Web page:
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Whoosh!: Lonnie Johnson's Super-Soaking Stream of Inventions

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A cool idea with a big splash. You know the Super Soaker. It’s one of top twenty toys of all time. And it was invented entirely by accident. Trying to create a new cooling system for refrigerators and air conditioners, impressive inventor Lonnie Johnson instead created the mechanics for the iconic toy. A love for rockets, robots, inventions, and a mind for creativity began A cool idea with a big splash. You know the Super Soaker. It’s one of top twenty toys of all time. And it was invented entirely by accident. Trying to create a new cooling system for refrigerators and air conditioners, impressive inventor Lonnie Johnson instead created the mechanics for the iconic toy. A love for rockets, robots, inventions, and a mind for creativity began early in Lonnie Johnson’s life. Growing up in a house full of brothers and sisters, persistence and a passion for problem solving became the cornerstone for a career as an engineer and his work with NASA. But it is his invention of the Super Soaker water gun that has made his most memorable splash with kids and adults.


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A cool idea with a big splash. You know the Super Soaker. It’s one of top twenty toys of all time. And it was invented entirely by accident. Trying to create a new cooling system for refrigerators and air conditioners, impressive inventor Lonnie Johnson instead created the mechanics for the iconic toy. A love for rockets, robots, inventions, and a mind for creativity began A cool idea with a big splash. You know the Super Soaker. It’s one of top twenty toys of all time. And it was invented entirely by accident. Trying to create a new cooling system for refrigerators and air conditioners, impressive inventor Lonnie Johnson instead created the mechanics for the iconic toy. A love for rockets, robots, inventions, and a mind for creativity began early in Lonnie Johnson’s life. Growing up in a house full of brothers and sisters, persistence and a passion for problem solving became the cornerstone for a career as an engineer and his work with NASA. But it is his invention of the Super Soaker water gun that has made his most memorable splash with kids and adults.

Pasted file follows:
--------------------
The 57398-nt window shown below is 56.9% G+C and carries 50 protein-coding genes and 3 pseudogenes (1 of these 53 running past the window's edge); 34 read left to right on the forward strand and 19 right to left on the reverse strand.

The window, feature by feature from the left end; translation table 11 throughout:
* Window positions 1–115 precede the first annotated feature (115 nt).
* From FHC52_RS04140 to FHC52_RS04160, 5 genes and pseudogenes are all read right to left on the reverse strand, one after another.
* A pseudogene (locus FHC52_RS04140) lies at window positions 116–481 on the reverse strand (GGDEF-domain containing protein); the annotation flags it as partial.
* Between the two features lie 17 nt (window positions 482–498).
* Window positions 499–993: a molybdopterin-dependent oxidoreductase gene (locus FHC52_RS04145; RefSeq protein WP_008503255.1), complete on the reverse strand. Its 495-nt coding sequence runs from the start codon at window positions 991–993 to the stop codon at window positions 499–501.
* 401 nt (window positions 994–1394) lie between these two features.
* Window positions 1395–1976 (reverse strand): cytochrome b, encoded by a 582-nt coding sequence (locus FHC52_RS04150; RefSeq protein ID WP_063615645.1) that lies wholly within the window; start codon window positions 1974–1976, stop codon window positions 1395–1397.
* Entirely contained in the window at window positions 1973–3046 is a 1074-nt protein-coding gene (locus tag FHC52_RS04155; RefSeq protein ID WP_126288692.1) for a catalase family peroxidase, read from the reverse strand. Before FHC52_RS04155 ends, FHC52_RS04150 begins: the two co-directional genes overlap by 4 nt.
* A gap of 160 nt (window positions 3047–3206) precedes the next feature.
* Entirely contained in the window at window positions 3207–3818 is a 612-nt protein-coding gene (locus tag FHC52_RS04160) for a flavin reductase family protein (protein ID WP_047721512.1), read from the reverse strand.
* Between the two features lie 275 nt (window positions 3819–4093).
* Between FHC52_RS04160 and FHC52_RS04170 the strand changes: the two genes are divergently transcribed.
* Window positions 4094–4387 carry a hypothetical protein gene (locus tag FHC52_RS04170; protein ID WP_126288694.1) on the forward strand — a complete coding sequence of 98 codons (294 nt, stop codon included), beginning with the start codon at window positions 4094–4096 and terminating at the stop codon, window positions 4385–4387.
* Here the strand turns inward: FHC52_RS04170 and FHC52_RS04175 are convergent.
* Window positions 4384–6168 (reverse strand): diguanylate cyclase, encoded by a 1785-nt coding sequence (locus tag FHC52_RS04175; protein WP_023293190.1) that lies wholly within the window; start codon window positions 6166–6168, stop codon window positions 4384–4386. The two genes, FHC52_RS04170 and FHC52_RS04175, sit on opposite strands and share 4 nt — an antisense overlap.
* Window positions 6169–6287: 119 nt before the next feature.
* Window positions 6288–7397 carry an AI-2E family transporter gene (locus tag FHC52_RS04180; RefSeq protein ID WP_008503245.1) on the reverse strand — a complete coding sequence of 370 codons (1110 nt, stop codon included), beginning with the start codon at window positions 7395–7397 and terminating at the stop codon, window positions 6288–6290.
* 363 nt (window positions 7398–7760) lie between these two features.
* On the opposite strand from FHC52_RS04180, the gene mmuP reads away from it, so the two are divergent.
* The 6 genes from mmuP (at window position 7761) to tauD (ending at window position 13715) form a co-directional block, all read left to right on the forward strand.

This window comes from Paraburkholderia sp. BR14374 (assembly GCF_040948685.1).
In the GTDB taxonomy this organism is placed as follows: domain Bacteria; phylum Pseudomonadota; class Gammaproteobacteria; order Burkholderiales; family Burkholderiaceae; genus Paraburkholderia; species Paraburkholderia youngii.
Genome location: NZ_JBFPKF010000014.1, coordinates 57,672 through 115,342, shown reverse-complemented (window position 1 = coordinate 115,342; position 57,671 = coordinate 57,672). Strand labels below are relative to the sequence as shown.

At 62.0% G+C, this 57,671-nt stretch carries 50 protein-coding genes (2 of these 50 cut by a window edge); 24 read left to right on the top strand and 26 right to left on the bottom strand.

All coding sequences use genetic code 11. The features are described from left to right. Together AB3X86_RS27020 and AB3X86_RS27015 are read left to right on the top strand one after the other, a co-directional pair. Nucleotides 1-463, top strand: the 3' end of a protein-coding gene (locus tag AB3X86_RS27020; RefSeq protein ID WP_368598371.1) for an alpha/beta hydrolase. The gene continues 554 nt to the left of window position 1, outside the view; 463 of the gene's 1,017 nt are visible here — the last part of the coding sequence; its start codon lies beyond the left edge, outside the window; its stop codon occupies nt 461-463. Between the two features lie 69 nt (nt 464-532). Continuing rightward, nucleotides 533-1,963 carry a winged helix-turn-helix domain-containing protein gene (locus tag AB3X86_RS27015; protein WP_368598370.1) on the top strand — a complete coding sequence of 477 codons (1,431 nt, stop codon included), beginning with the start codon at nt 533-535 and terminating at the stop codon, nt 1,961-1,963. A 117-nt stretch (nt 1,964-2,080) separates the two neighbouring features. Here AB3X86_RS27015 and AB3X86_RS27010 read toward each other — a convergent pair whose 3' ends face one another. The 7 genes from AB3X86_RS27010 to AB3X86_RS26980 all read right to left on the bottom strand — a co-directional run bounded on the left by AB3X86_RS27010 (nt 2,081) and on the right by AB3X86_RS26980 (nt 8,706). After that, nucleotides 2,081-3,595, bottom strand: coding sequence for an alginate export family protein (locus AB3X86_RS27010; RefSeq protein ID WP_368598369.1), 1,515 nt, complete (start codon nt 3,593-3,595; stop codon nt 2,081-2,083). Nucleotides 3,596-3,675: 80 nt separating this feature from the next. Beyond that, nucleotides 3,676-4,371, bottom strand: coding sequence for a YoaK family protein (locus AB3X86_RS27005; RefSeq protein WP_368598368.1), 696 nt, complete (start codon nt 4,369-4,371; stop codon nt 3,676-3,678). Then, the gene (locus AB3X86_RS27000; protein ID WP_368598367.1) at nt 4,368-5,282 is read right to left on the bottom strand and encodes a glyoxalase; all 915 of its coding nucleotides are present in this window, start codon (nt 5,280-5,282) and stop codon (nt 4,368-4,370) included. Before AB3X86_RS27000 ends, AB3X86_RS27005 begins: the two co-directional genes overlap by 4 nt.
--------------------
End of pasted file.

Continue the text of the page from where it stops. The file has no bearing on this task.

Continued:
30 review for Whoosh!: Lonnie Johnson's Super-Soaking Stream of Inventions

  1. 4 out of 5

    Danielle

    WOW! Terrific book. I'm so happy to have learned about Lonnie Johnson's life and inventions—this is the kind of story I immediately want to share! "...Because facing challenges, solving problems, and building things are what Lonnie Johnson loves to do. And his ideas just keep on flowing." WOW! Terrific book. I'm so happy to have learned about Lonnie Johnson's life and inventions—this is the kind of story I immediately want to share! "...Because facing challenges, solving problems, and building things are what Lonnie Johnson loves to do. And his ideas just keep on flowing."

  2. 4 out of 5

    Kathryn